Steve had discovered this connection when he and his oldest daughter, Alivea, were assiduously checking out Kaylee’s phone for clues. Ever since he had decided to sweep all the extraneous emotional debris cluttering his mind aside and, instead, to live by his wits, he’d been on the hunt. The two of them had gone through the list of contacts, reached out to Kaylee’s friends, and helped to reconstruct the last hours of Kaylee and her best friend, Maddie, information they shared with authorities.

They had also discovered a persistent series of calls in the wee hours of that morning from Kaylee to her ex-boyfriend, Jack DuCoeur—calls that had gone unanswered. Star-crossed young romance? Or could it be something more ominous? Steve quickly passed that intelligence, too, on to the cops.

When Kaylee’s ex-boyfriend Jack DuCoeur came to the Goncalveses’ home to pay his respects, Steve made him submit to a physical examination.

Yet when the Moscow P.D. summarily hooked Jack up to a lie detector and administered a DNA swab to compare with evidence found at the crime scene, he passed both examinations with flying colors, according to one of Steve’s friends. Steve, however, was still not completely assuaged. Nothing about the murders made any sense, and so everything seemed possible.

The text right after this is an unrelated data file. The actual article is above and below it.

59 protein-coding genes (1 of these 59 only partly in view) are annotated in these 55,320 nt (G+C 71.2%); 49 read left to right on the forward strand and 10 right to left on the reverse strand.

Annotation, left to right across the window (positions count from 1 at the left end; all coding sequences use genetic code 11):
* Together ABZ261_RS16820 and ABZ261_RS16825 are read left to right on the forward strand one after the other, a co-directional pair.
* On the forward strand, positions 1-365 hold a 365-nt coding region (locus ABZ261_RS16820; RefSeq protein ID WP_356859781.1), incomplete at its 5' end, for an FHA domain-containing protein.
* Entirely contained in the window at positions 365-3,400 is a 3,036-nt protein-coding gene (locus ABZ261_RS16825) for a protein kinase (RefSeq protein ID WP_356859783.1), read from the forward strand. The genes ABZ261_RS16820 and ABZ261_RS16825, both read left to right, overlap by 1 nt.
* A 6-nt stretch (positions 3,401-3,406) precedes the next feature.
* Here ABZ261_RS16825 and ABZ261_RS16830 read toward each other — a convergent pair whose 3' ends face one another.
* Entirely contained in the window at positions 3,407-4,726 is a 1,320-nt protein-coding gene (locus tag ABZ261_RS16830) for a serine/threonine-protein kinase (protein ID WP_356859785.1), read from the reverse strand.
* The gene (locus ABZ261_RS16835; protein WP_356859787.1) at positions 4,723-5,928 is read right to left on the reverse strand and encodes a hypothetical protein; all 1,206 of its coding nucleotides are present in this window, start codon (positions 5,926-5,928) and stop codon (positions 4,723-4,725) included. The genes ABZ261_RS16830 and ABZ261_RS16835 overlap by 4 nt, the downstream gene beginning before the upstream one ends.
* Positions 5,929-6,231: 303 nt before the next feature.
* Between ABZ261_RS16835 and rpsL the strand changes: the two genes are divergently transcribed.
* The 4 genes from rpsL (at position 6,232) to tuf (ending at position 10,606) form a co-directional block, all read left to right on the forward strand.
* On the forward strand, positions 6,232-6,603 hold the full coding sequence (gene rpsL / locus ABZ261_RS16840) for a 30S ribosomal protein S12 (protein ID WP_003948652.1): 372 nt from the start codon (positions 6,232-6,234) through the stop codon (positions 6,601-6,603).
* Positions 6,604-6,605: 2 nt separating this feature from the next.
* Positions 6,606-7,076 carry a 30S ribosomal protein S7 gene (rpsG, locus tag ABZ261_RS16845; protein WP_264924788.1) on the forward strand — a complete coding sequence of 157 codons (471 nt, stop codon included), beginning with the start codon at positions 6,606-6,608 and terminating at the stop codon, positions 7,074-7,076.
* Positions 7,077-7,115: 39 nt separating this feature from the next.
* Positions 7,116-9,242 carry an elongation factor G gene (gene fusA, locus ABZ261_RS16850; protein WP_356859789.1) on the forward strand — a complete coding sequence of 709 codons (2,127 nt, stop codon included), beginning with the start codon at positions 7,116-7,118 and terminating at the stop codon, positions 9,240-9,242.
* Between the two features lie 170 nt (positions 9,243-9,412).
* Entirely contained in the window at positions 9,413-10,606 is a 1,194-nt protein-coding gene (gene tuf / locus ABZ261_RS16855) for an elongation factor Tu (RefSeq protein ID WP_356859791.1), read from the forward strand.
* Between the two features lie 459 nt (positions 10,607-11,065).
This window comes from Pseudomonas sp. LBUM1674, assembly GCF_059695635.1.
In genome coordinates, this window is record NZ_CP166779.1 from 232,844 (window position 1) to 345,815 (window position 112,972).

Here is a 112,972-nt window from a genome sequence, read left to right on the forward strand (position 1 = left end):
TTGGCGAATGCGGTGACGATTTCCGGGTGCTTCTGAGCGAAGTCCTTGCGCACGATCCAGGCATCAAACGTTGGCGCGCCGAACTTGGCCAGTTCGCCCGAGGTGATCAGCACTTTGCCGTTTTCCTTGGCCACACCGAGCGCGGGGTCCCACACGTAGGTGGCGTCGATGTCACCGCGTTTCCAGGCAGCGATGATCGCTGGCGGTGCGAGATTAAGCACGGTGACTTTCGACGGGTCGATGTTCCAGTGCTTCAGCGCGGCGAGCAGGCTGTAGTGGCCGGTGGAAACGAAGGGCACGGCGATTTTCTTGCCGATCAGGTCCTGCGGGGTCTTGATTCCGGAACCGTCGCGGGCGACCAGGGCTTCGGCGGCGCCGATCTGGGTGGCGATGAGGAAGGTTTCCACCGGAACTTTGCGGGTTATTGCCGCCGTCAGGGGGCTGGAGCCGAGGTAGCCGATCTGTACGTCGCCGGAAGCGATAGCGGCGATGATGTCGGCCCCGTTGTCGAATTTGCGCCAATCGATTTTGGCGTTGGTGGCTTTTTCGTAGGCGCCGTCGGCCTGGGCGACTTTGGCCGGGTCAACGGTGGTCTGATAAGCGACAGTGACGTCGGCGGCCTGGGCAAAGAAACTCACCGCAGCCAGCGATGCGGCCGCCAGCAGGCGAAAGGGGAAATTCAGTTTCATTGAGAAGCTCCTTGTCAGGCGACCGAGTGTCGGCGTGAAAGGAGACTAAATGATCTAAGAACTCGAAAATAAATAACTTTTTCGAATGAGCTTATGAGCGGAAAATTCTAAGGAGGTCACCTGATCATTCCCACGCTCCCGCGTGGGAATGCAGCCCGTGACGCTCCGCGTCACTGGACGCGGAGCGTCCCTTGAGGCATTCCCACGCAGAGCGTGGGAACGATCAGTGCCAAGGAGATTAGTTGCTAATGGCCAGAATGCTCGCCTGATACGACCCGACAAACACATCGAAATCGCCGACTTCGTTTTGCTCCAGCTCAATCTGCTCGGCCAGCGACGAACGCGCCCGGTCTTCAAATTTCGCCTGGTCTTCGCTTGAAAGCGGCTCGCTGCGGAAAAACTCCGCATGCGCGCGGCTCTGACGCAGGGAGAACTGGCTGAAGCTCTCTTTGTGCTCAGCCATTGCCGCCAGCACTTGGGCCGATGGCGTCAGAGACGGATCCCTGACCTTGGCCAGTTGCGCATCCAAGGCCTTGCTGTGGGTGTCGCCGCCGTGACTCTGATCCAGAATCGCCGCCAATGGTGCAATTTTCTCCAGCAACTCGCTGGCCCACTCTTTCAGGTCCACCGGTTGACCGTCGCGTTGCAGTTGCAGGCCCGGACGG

And so when a grieving Jack came to the Goncalveses’ home not long after the events to pay his respects, Steve gravely demanded that the young man submit to the indignity of a physical inspection. Jack promptly rolled up his sleeves, lifted his shirt, exposed his neck, and displayed his hands, both palms up and down, while Steve meticulously searched in vain for a telltale scratch or bruise.

But Steve was not done. Caught up in his newfound forensic professionalism, he took a series of photographs documenting Jack’s unblemished state; it was exculpatory evidence that would come in handy, he’d felt, as the authorities proceeded to compile their list of suspects. And with that bit of awkward business out of the way, the two grieving men finally embraced.

Vitale was one of the go-to sources for a generation who got their crime stories—down, dirty, and dishy—from the Internet. And one of her avid followers had been Kaylee.

In the days that followed, Steve tracked down Hunter Johnson, Chapin’s frat brother and best friend. Just before noon on November 13, Johnson had been summoned by the two distraught survivors to the King Road house, where he had discovered Ethan’s body. Days later he gave his eyewitness account to Steve as a soldier might, straightforward, factual, and without either embellishment or emotion. It was only when he finished that the two men, both overwhelmed, at last convulsed into tears.